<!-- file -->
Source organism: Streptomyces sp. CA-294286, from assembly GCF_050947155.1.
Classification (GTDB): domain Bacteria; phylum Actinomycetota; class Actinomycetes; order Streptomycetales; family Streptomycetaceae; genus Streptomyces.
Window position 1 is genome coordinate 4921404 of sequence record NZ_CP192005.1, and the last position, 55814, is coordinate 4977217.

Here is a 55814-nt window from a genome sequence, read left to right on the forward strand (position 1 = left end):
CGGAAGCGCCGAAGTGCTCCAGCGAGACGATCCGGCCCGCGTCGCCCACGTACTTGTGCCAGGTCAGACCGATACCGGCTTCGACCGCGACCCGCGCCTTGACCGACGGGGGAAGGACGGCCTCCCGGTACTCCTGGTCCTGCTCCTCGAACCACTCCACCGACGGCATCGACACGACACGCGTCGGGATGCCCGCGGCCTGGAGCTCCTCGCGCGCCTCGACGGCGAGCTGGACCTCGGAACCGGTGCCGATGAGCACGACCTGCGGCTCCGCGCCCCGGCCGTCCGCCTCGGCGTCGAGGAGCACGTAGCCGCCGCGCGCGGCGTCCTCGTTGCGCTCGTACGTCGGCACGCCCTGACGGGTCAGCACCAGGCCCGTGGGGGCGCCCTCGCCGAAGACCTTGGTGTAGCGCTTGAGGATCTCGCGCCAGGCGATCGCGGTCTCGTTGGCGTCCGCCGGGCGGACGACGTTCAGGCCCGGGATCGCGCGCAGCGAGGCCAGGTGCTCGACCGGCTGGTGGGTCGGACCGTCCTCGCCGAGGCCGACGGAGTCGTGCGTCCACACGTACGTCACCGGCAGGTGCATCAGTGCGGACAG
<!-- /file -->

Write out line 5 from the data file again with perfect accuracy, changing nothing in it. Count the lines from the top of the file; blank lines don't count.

CGGAAGCGCCGAAGTGCTCCAGCGAGACGATCCGGCCCGCGTCGCCCACGTACTTGTGCCAGGTCAGACCGATACCGGCTTCGACCGCGACCCGCGCCTTGACCGACGGGGGAAGGACGGCCTCCCGGTACTCCTGGTCCTGCTCCTCGAACCACTCCACCGACGGCATCGACACGACACGCGTCGGGATGCCCGCGGCCTGGAGCTCCTCGCGCGCCTCGACGGCGAGCTGGACCTCGGAACCGGTGCCGATGAGCACGACCTGCGGCTCCGCGCCCCGGCCGTCCGCCTCGGCGTCGAGGAGCACGTAGCCGCCGCGCGCGGCGTCCTCGTTGCGCTCGTACGTCGGCACGCCCTGACGGGTCAGCACCAGGCCCGTGGGGGCGCCCTCGCCGAAGACCTTGGTGTAGCGCTTGAGGATCTCGCGCCAGGCGATCGCGGTCTCGTTGGCGTCCGCCGGGCGGACGACGTTCAGGCCCGGGATCGCGCGCAGCGAGGCCAGGTGCTCGACCGGCTGGTGGGTCGGACCGTCCTCGCCGAGGCCGACGGAGTCGTGCGTCCACACGTACGTCACCGGCAGGTGCATCAGTGCGGACAG